In the 19th century galleries named themselves after their main benefactor – think Henry Tate or Andrew Barclay Walker or Alexander Laing. Nowadays, it seems, they are more likely to capitalise on their association with a famous artist such as Turner, Lowry or Hepworth.
And who can blame them? It makes good marketing sense, especially in the context of regional towns and cities determined to re-invent themselves as a destination for cultural tourism.
But behind the promotional rhetoric there often lies a complicated story. For the relationship that artists have with the places which form them is rarely straightforward. And the use to which the place itself subsequently puts the artist (or artists) may not always accord with their aesthetic goals.
As a teenager I regularly walked past Glasgow School of Art, aware that its architect was admired by those in the know, but little suspecting that his work would soon launch a whole new civic identity and gift industry.
Glasgow largely ignored Charles Rennie Macintosh for 50 years, had a change of heart in the 1980s and has relentlessly promoted him ever since. Confronted with all manner of Mackintosh-abilia, it would be easy to forget that the architect left Glasgow in later life, disillusioned and (as he saw it) rejected by his native city.
Then there are artists whose uncompromising vision sits uneasily with the purpose for which their work has been co-opted. The painter L.S. Lowry gave his name to the spectacular gallery and arts centre that now stands on Salford Quays.
Yet Lowry’s unsparing depiction of Salford’s industrial landscape is not a vision that plays well in the context of upbeat urban regeneration, and his outsider status in the censorious world of the British art historical establishment undoubtedly complicates the marketing message.
"...there are artists whose uncompromising vision sits uneasily with the purpose for which their work has been co-opted...Lowry’s unsparing depiction of Salford’s industrial landscape is not a vision that plays well in the context of upbeat urban regeneration..."
St Ives in Cornwall is another interesting case. Nicholson, Hepworth, Lanyon, Leach and others made art that was intimately connected with the place itself. Their legacy survives in the many painters and ceramicists who continue to ply their trade there and in the countless small commercial galleries that now populate the town.
This much diluted version of the art that made St Ives famous is now an important aspect of the area’s tourist offer. But it does little to whet the audience’s appetite for innovation and internationalism, which is, after all, what the original St Ives artists stood for.
This brings me to the new Hepworth Gallery in Wakefield, whose recent opening provokes questions about West Yorkshire’s proud marketing claim to be the birthplace of modern British sculpture and the place that fundamentally defined the art of Henry Moore and Barbara Hepworth.
In a certain sense it’s true. Moore and Hepworth were born within a few miles of each other in Castleford and Wakefield respectively. Their powerful example gave a new status to the practice of sculpture, even if the generation of British sculptors who immediately followed them took a different aesthetic path.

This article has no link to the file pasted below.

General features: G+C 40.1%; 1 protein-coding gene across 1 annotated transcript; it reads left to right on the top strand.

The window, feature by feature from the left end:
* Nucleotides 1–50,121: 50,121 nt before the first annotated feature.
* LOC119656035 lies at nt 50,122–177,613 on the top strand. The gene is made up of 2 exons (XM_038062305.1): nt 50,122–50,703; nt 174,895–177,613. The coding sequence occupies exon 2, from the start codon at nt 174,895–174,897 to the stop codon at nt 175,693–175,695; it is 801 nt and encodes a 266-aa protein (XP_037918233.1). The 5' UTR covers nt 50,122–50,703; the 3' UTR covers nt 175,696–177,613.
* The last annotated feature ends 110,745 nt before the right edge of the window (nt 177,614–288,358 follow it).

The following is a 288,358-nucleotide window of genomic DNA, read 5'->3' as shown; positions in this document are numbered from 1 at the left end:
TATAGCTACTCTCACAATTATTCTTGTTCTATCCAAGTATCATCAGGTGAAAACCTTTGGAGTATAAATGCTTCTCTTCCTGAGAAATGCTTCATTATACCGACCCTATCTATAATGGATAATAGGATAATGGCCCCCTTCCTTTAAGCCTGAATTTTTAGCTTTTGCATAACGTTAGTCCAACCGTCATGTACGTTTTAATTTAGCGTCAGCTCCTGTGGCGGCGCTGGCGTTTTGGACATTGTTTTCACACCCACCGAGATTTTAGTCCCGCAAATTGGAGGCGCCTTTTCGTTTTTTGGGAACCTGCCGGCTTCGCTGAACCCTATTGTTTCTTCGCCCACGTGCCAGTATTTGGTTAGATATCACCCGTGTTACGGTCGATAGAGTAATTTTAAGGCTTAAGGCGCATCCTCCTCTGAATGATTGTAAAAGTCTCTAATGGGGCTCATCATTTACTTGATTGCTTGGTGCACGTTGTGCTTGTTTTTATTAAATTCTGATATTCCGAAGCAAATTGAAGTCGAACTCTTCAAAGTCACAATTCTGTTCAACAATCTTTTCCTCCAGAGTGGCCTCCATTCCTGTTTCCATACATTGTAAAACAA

It’s also true that both sculptors spoke in later life about the influence of the Yorkshire landscape on their sculptural sensibility, describing how its contours, hollows and markings had determined their approach to making three-dimensional form.
Yorkshire in turn was quick to claim Moore and Hepworth as its own. Moore had his first significant retrospective at Temple Newsam in Leeds in 1941 and sold his ‘Reclining Figure’ of 1936 at a discounted price to Wakefield Art Gallery in 1942. Hepworth’s work was likewise recognised in several exhibitions in Yorkshire during the 1940s and early 1950s.
However, both artists left Yorkshire for London as soon as they could and neither returned to live there beyond their childhood. In Hepworth’s case, especially, the place that more powerfully informed her practice was not Yorkshire but St Ives in Cornwall.
"However, Moore and Hepworth left Yorkshire as soon as they could... In Hepworth’s case, especially, the place that more powerfully informed her practice was not Yorkshire but St Ives in Cornwall."
You could say that the narrative of ‘Yorkshireness’ that they and others constructed around their practice in the 1930s was a means of explaining its strangeness to a metropolitan audience still puzzled by modern art. The artists’ connection with an ancient landscape somehow legitimised the formal simplifications of their work: it was, in modern parlance, a good marketing ploy.
At a deeper level still, the issue of Moore’s and Hepworth’s relationship with Yorkshire touches on questions that concern us all. For when we leave the place of our birth and upbringing, where are we really ‘from’? And which are the life experiences that define us?
For most of us the answer is merely a matter of personal interest and speculation. But for famous artists it has a material bearing on the ways in which their work is promoted, mediated and received.
©Sheila McGregor June 2011